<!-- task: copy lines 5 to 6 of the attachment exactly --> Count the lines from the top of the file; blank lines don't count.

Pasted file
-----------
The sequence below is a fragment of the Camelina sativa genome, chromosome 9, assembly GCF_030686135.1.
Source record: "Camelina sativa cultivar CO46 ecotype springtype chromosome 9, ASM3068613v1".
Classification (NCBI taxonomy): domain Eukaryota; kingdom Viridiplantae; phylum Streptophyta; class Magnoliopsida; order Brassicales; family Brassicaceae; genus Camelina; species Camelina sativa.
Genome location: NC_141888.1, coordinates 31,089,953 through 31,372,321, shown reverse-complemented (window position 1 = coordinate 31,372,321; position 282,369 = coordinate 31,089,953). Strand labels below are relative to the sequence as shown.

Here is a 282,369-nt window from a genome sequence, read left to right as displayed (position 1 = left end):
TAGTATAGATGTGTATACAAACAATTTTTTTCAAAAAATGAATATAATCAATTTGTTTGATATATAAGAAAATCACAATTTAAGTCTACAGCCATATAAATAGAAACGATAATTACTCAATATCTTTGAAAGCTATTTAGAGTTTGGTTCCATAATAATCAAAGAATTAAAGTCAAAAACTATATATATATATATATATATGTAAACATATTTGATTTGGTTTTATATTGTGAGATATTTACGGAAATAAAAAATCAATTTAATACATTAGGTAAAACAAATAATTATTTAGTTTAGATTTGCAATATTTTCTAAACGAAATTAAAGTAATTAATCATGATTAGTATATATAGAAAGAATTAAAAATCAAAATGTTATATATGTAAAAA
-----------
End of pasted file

Here is a 282,369-nt window from a genome sequence, read left to right as displayed (position 1 = left end):
TAGTATAGATGTGTATACAAACAATTTTTTTCAAAAAATGAATATAATCAATTTGTTTGATATATAAGAAAATCACAATTTAAGTCTACAGCCATATAAATAGAAACGATAATTACTCAATATCTTTGAAAGCTATTTAGAGTTTGGTTCCATAATAATCAAAGAATTAAAGTCAAAAACTATATATATATATATATATATGTAAACATATTTGATTTGGTTTTATATTGTGAGATATTTACGGAAATAAAAAATCAATTTAATACATTAGGTAAAACAAATAATTATTTAGTTTAGATTTGCAATATTTTCTAAACGAAATTAAAGTAATTAATCATGATTAGTATATATAGAAAGAATTAAAAATCAAAATGTTATATATGTAAAAA